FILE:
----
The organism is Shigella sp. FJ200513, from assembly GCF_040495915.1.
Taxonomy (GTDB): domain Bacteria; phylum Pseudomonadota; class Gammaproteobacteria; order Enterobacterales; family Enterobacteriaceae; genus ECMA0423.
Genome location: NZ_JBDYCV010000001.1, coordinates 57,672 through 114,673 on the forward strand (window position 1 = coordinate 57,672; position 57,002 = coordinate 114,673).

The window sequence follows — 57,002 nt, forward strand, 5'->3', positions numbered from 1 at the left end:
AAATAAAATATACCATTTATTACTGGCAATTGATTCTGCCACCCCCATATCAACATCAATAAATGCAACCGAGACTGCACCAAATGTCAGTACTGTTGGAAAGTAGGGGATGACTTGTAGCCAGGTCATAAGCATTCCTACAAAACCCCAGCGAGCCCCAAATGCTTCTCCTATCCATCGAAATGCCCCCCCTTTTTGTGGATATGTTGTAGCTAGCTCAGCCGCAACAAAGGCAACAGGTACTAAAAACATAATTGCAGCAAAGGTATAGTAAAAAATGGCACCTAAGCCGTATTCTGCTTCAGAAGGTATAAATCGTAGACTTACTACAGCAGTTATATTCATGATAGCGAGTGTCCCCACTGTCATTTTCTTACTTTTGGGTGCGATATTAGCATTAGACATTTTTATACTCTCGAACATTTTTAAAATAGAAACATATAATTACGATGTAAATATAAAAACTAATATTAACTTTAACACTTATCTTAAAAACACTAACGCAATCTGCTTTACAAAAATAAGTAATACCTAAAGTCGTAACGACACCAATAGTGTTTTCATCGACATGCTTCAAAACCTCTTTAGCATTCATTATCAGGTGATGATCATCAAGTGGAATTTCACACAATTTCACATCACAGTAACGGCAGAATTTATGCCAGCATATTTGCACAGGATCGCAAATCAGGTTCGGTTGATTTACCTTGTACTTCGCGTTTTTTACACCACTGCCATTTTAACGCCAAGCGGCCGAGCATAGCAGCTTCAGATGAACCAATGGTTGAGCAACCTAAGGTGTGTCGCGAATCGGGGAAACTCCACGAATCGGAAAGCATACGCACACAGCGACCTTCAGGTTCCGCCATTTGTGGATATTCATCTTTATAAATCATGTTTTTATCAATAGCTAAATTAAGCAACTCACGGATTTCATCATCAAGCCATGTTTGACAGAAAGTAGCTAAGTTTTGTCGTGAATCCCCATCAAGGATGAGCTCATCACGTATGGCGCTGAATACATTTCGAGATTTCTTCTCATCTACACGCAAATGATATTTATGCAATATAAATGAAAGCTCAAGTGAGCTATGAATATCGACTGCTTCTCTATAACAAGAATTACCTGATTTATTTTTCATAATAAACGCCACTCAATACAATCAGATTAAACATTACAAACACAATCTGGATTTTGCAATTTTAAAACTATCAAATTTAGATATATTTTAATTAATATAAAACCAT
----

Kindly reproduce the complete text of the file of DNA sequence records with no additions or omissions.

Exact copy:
The organism is Shigella sp. FJ200513, from assembly GCF_040495915.1.
Taxonomy (GTDB): domain Bacteria; phylum Pseudomonadota; class Gammaproteobacteria; order Enterobacterales; family Enterobacteriaceae; genus ECMA0423.
Genome location: NZ_JBDYCV010000001.1, coordinates 57,672 through 114,673 on the forward strand (window position 1 = coordinate 57,672; position 57,002 = coordinate 114,673).

The window sequence follows — 57,002 nt, forward strand, 5'->3', positions numbered from 1 at the left end:
AAATAAAATATACCATTTATTACTGGCAATTGATTCTGCCACCCCCATATCAACATCAATAAATGCAACCGAGACTGCACCAAATGTCAGTACTGTTGGAAAGTAGGGGATGACTTGTAGCCAGGTCATAAGCATTCCTACAAAACCCCAGCGAGCCCCAAATGCTTCTCCTATCCATCGAAATGCCCCCCCTTTTTGTGGATATGTTGTAGCTAGCTCAGCCGCAACAAAGGCAACAGGTACTAAAAACATAATTGCAGCAAAGGTATAGTAAAAAATGGCACCTAAGCCGTATTCTGCTTCAGAAGGTATAAATCGTAGACTTACTACAGCAGTTATATTCATGATAGCGAGTGTCCCCACTGTCATTTTCTTACTTTTGGGTGCGATATTAGCATTAGACATTTTTATACTCTCGAACATTTTTAAAATAGAAACATATAATTACGATGTAAATATAAAAACTAATATTAACTTTAACACTTATCTTAAAAACACTAACGCAATCTGCTTTACAAAAATAAGTAATACCTAAAGTCGTAACGACACCAATAGTGTTTTCATCGACATGCTTCAAAACCTCTTTAGCATTCATTATCAGGTGATGATCATCAAGTGGAATTTCACACAATTTCACATCACAGTAACGGCAGAATTTATGCCAGCATATTTGCACAGGATCGCAAATCAGGTTCGGTTGATTTACCTTGTACTTCGCGTTTTTTACACCACTGCCATTTTAACGCCAAGCGGCCGAGCATAGCAGCTTCAGATGAACCAATGGTTGAGCAACCTAAGGTGTGTCGCGAATCGGGGAAACTCCACGAATCGGAAAGCATACGCACACAGCGACCTTCAGGTTCCGCCATTTGTGGATATTCATCTTTATAAATCATGTTTTTATCAATAGCTAAATTAAGCAACTCACGGATTTCATCATCAAGCCATGTTTGACAGAAAGTAGCTAAGTTTTGTCGTGAATCCCCATCAAGGATGAGCTCATCACGTATGGCGCTGAATACATTTCGAGATTTCTTCTCATCTACACGCAAATGATATTTATGCAATATAAATGAAAGCTCAAGTGAGCTATGAATATCGACTGCTTCTCTATAACAAGAATTACCTGATTTATTTTTCATAATAAACGCCACTCAATACAATCAGATTAAACATTACAAACACAATCTGGATTTTGCAATTTTAAAACTATCAAATTTAGATATATTTTAATTAATATAAAACCAT